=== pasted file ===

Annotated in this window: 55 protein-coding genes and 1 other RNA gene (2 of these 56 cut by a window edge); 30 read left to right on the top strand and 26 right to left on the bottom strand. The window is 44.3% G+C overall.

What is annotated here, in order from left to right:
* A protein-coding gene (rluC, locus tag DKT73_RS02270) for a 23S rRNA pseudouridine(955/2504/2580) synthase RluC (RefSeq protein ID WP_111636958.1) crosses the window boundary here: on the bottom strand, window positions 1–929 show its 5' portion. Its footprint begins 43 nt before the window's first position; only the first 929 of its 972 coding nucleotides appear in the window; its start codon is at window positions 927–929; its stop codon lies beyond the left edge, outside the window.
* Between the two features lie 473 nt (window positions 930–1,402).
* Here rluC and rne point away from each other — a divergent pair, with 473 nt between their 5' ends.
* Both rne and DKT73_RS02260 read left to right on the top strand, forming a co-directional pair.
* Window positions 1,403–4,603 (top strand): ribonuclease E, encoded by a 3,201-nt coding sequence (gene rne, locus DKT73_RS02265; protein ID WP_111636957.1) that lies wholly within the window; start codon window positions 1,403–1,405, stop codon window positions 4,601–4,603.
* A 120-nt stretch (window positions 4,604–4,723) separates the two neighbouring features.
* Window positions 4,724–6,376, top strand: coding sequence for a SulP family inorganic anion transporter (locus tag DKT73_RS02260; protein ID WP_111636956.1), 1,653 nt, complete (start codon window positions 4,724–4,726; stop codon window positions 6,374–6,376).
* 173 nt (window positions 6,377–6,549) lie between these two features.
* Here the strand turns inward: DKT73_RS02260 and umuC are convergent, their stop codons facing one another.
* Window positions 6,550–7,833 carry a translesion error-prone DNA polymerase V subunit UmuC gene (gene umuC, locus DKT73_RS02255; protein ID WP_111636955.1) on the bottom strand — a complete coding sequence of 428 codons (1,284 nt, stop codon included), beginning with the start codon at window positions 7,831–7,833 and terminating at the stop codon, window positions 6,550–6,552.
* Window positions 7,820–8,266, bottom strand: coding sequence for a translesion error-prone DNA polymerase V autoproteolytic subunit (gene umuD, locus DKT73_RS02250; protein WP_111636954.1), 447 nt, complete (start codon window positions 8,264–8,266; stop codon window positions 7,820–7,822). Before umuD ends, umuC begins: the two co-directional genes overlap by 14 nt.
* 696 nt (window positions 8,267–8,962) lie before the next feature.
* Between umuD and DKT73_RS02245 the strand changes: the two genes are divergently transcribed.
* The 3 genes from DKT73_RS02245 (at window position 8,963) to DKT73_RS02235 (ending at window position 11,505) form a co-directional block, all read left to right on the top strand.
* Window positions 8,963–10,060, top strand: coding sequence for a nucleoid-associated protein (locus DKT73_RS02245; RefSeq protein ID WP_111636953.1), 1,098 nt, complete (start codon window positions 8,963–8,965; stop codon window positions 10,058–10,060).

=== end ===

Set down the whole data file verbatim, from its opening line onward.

Annotated in this window: 55 protein-coding genes and 1 other RNA gene (2 of these 56 cut by a window edge); 30 read left to right on the top strand and 26 right to left on the bottom strand. The window is 44.3% G+C overall.

What is annotated here, in order from left to right:
* A protein-coding gene (rluC, locus tag DKT73_RS02270) for a 23S rRNA pseudouridine(955/2504/2580) synthase RluC (RefSeq protein ID WP_111636958.1) crosses the window boundary here: on the bottom strand, window positions 1–929 show its 5' portion. Its footprint begins 43 nt before the window's first position; only the first 929 of its 972 coding nucleotides appear in the window; its start codon is at window positions 927–929; its stop codon lies beyond the left edge, outside the window.
* Between the two features lie 473 nt (window positions 930–1,402).
* Here rluC and rne point away from each other — a divergent pair, with 473 nt between their 5' ends.
* Both rne and DKT73_RS02260 read left to right on the top strand, forming a co-directional pair.
* Window positions 1,403–4,603 (top strand): ribonuclease E, encoded by a 3,201-nt coding sequence (gene rne, locus DKT73_RS02265; protein ID WP_111636957.1) that lies wholly within the window; start codon window positions 1,403–1,405, stop codon window positions 4,601–4,603.
* A 120-nt stretch (window positions 4,604–4,723) separates the two neighbouring features.
* Window positions 4,724–6,376, top strand: coding sequence for a SulP family inorganic anion transporter (locus tag DKT73_RS02260; protein ID WP_111636956.1), 1,653 nt, complete (start codon window positions 4,724–4,726; stop codon window positions 6,374–6,376).
* 173 nt (window positions 6,377–6,549) lie between these two features.
* Here the strand turns inward: DKT73_RS02260 and umuC are convergent, their stop codons facing one another.
* Window positions 6,550–7,833 carry a translesion error-prone DNA polymerase V subunit UmuC gene (gene umuC, locus DKT73_RS02255; protein ID WP_111636955.1) on the bottom strand — a complete coding sequence of 428 codons (1,284 nt, stop codon included), beginning with the start codon at window positions 7,831–7,833 and terminating at the stop codon, window positions 6,550–6,552.
* Window positions 7,820–8,266, bottom strand: coding sequence for a translesion error-prone DNA polymerase V autoproteolytic subunit (gene umuD, locus DKT73_RS02250; protein WP_111636954.1), 447 nt, complete (start codon window positions 8,264–8,266; stop codon window positions 7,820–7,822). Before umuD ends, umuC begins: the two co-directional genes overlap by 14 nt.
* 696 nt (window positions 8,267–8,962) lie before the next feature.
* Between umuD and DKT73_RS02245 the strand changes: the two genes are divergently transcribed.
* The 3 genes from DKT73_RS02245 (at window position 8,963) to DKT73_RS02235 (ending at window position 11,505) form a co-directional block, all read left to right on the top strand.
* Window positions 8,963–10,060, top strand: coding sequence for a nucleoid-associated protein (locus DKT73_RS02245; RefSeq protein ID WP_111636953.1), 1,098 nt, complete (start codon window positions 8,963–8,965; stop codon window positions 10,058–10,060).